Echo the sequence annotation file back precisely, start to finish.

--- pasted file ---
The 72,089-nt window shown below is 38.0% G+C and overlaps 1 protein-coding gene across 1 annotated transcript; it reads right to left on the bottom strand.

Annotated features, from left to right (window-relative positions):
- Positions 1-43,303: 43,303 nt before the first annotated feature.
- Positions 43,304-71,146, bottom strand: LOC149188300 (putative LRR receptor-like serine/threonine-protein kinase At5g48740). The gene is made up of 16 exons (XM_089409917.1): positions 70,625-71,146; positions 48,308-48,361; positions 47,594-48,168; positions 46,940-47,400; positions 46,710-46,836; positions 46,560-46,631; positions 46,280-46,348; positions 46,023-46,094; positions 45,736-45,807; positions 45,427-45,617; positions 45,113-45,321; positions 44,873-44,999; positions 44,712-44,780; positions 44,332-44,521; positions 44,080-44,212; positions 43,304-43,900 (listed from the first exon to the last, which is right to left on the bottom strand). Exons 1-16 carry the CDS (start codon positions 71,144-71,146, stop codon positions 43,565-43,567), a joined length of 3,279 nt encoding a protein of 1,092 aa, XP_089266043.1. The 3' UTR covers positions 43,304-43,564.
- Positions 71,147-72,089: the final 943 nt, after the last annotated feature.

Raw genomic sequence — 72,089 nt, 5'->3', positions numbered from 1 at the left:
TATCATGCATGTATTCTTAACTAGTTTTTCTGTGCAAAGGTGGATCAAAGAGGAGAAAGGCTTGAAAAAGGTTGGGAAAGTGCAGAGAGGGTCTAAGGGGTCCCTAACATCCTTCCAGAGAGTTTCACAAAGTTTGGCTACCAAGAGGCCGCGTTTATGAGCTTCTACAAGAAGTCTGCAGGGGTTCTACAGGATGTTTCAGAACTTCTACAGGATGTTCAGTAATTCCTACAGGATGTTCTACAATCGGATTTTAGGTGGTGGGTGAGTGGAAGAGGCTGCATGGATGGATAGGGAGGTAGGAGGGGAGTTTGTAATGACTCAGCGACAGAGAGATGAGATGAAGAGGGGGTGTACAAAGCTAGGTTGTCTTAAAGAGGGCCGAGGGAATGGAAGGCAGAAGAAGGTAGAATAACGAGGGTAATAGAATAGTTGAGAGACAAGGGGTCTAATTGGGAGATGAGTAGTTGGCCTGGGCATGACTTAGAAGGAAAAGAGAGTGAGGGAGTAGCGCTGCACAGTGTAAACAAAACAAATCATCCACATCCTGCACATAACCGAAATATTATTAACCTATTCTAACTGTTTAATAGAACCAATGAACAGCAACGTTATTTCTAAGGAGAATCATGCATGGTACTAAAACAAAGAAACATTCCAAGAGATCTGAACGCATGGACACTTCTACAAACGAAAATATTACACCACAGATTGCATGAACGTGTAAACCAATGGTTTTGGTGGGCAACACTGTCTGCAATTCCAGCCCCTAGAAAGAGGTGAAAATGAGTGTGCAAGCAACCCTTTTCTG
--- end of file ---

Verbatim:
The 72,089-nt window shown below is 38.0% G+C and overlaps 1 protein-coding gene across 1 annotated transcript; it reads right to left on the bottom strand.

Annotated features, from left to right (window-relative positions):
- Positions 1-43,303: 43,303 nt before the first annotated feature.
- Positions 43,304-71,146, bottom strand: LOC149188300 (putative LRR receptor-like serine/threonine-protein kinase At5g48740). The gene is made up of 16 exons (XM_089409917.1): positions 70,625-71,146; positions 48,308-48,361; positions 47,594-48,168; positions 46,940-47,400; positions 46,710-46,836; positions 46,560-46,631; positions 46,280-46,348; positions 46,023-46,094; positions 45,736-45,807; positions 45,427-45,617; positions 45,113-45,321; positions 44,873-44,999; positions 44,712-44,780; positions 44,332-44,521; positions 44,080-44,212; positions 43,304-43,900 (listed from the first exon to the last, which is right to left on the bottom strand). Exons 1-16 carry the CDS (start codon positions 71,144-71,146, stop codon positions 43,565-43,567), a joined length of 3,279 nt encoding a protein of 1,092 aa, XP_089266043.1. The 3' UTR covers positions 43,304-43,564.
- Positions 71,147-72,089: the final 943 nt, after the last annotated feature.

Raw genomic sequence — 72,089 nt, 5'->3', positions numbered from 1 at the left:
TATCATGCATGTATTCTTAACTAGTTTTTCTGTGCAAAGGTGGATCAAAGAGGAGAAAGGCTTGAAAAAGGTTGGGAAAGTGCAGAGAGGGTCTAAGGGGTCCCTAACATCCTTCCAGAGAGTTTCACAAAGTTTGGCTACCAAGAGGCCGCGTTTATGAGCTTCTACAAGAAGTCTGCAGGGGTTCTACAGGATGTTTCAGAACTTCTACAGGATGTTCAGTAATTCCTACAGGATGTTCTACAATCGGATTTTAGGTGGTGGGTGAGTGGAAGAGGCTGCATGGATGGATAGGGAGGTAGGAGGGGAGTTTGTAATGACTCAGCGACAGAGAGATGAGATGAAGAGGGGGTGTACAAAGCTAGGTTGTCTTAAAGAGGGCCGAGGGAATGGAAGGCAGAAGAAGGTAGAATAACGAGGGTAATAGAATAGTTGAGAGACAAGGGGTCTAATTGGGAGATGAGTAGTTGGCCTGGGCATGACTTAGAAGGAAAAGAGAGTGAGGGAGTAGCGCTGCACAGTGTAAACAAAACAAATCATCCACATCCTGCACATAACCGAAATATTATTAACCTATTCTAACTGTTTAATAGAACCAATGAACAGCAACGTTATTTCTAAGGAGAATCATGCATGGTACTAAAACAAAGAAACATTCCAAGAGATCTGAACGCATGGACACTTCTACAAACGAAAATATTACACCACAGATTGCATGAACGTGTAAACCAATGGTTTTGGTGGGCAACACTGTCTGCAATTCCAGCCCCTAGAAAGAGGTGAAAATGAGTGTGCAAGCAACCCTTTTCTG